Eccles and Barber (1999) write that in the teenage years girls and boys start to differ in their academic inclinations. Adolescent boys tend to show a taste for math and athletics, while girls usually lean to socializing and reading. However, the stereotypes, like the one that girls are not good in technology, are actively cultivated by the society. An adolescent girl relies greatly on the public opinion and does not want to become an outcast. That is why even if she is interested in math she would rather participate in community service, because the society expects her to behave this way. Such loss of opportunities might lead to depression and lower self-esteem, because it is difficult to be good at something the person does not enjoy doing.

Ohannessian and Lerner (1998) noted that it is crucial for parents to give their adolescent children multiple opportunities to try studying in different areas. Adults can gradually nurture the sense of competence in teenagers by talking to them, giving advice, encouraging, and praising them even for small successes. Adolescents try hard to show that they are independent enough to manage their life on their own, but in fact they need reassurance that they are doing things right. Teenage years become a great challenge both for parents and educators, who need to interact and talk wisely with an adolescent, being careful not to hurt her/his self-esteem, or provoke the rebellion.

The psychological dichotomy of introversion and extraversion is another important factor that refers to cognitive development of adolescent girls and the way they express emotions. Benziger (n.d.) defines extraversion as the psychological type that needs higher than normal stimulation from the surrounding to make a person “feel alive”. The typical ways extraverted people seek stimulation is by controlling others, controlling their environment, being in the loud crowd, or engaging in competitions. Introverts, to the contrary, need stimulation that is lower than the norm. Otherwise, they feel tired and overwhelmed. Introverts are more quiet and meditative than extraverts. They prefer reading, thinking, dislike competitions and crowds.

The educational system in the United States is created for extraverts. It tries to cultivate leadership, team spirit, and good social skills. The atmosphere of never-ending competition becomes a serious problem for adolescent girls who do not feel inner desire to be leaders. Even though such introverted girl may be highly intelligent and capable of studying well, no one gives her a possibility to express herself in a calm way. This leads to low self-esteem and motivation to study further.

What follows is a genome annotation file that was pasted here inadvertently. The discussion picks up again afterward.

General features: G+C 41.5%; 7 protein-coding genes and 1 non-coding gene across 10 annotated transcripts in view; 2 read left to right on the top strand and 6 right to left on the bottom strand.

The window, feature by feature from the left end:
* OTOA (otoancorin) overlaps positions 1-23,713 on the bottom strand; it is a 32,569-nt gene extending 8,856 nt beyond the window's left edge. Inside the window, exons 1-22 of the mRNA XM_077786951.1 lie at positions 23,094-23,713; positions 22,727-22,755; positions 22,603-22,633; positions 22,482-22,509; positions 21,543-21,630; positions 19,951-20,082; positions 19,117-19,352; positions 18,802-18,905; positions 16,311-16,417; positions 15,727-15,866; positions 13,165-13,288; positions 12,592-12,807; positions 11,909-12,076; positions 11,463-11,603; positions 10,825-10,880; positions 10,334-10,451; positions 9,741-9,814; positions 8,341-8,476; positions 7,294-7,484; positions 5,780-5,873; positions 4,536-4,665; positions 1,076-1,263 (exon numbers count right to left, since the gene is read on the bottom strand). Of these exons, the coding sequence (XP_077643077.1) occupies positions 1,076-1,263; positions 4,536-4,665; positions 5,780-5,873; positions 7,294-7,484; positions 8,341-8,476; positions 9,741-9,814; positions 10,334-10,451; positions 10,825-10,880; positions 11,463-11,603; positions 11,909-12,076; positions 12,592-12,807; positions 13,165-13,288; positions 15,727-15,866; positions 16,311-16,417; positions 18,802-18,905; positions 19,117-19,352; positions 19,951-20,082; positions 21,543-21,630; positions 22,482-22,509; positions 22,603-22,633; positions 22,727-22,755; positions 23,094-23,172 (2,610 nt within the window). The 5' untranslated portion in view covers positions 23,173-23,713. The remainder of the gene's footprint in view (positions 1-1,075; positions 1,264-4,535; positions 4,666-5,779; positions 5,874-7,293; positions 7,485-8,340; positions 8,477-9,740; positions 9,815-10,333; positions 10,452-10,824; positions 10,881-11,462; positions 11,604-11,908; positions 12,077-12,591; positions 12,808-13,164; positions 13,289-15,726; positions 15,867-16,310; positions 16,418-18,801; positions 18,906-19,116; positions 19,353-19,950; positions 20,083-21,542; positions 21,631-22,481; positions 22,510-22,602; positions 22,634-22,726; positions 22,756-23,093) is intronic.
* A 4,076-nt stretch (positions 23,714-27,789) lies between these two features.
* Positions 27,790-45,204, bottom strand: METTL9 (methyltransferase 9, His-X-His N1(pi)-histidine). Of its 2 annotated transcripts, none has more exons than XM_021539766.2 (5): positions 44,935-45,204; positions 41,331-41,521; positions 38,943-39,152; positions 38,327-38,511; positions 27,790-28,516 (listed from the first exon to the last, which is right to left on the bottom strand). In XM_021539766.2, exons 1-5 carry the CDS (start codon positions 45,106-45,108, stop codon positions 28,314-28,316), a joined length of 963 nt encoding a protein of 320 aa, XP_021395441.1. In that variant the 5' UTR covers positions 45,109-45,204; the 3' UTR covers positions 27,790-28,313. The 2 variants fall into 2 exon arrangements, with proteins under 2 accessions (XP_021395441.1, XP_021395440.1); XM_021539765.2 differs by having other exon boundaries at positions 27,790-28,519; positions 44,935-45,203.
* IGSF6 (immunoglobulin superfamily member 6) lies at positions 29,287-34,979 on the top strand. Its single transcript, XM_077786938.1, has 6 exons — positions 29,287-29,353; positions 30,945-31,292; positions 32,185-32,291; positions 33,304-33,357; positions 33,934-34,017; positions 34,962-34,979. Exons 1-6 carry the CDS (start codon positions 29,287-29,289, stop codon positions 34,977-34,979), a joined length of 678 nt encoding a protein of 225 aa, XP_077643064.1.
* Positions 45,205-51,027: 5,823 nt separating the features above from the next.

Susan Cain in the book Quiet: The Power of Introverts in a World That Can’t Stop Talking describes the real stories of adolescents who are introverts and feel uncomfortable in noisy American schools. Cain writes:

The school environment can be highly unnatural, especially from the perspective of an introverted child who likes to work intensely on project he cares about, and hang out with one or two friends at a time. In the morning, the door to the bus opens and discharges its occupants in a noisy, jostling mass. Academic classes are dominated by group discussions in which the teacher prods him to speak up. He eats lunch in the cacophonous din of the cafeteria, where he has to jockey for a place at a crowded table. The structure of the day is almost guaranteed to sap his energy rather than stimulate it” (Cain, 2013).

She wrote a story of a calm girl in the fifth grade. A teacher divided the class into groups of students, who had to brainstorm ideas, sitting in a circle. In the group where Maya, the introverted girl, was participating, a loud and active girl became the leader and the speaker. When Maya’s turn came to share her ideas with the classmates, she was embarrassed and could only say that she agreed with everyone. The report of the group leader was poor, but her confident manner of speech has brought her a good mark and the public appraisal. Unlike the speaker, Maya sat at the back of the classroom and kept silent, as she was not able to talk in the loud classroom atmosphere. Afterwards, the teacher noted that Maya is a very talented student and her essays are full of new ideas, but the majority of her classmates do not know it. As a result, this adolescent girl does not receive the desired support from her peers and does not experience the “sense of belonging” at school.

It is necessary for both parents and educators to understand that those girls,who are introverts, do not need to be pushed to speak up often and to work in large groups. There is nothing wrong with them and the adults need to show it with their behavior. Perhaps, it would be better if all students in class would have an individual program for studying that fits their psychological type. Introverted adolescents usually have several interests that are not popular among their classmates and their interests should be supported. Introverted adolescent girls are very unsure in their personality and need the words of encouragement and support.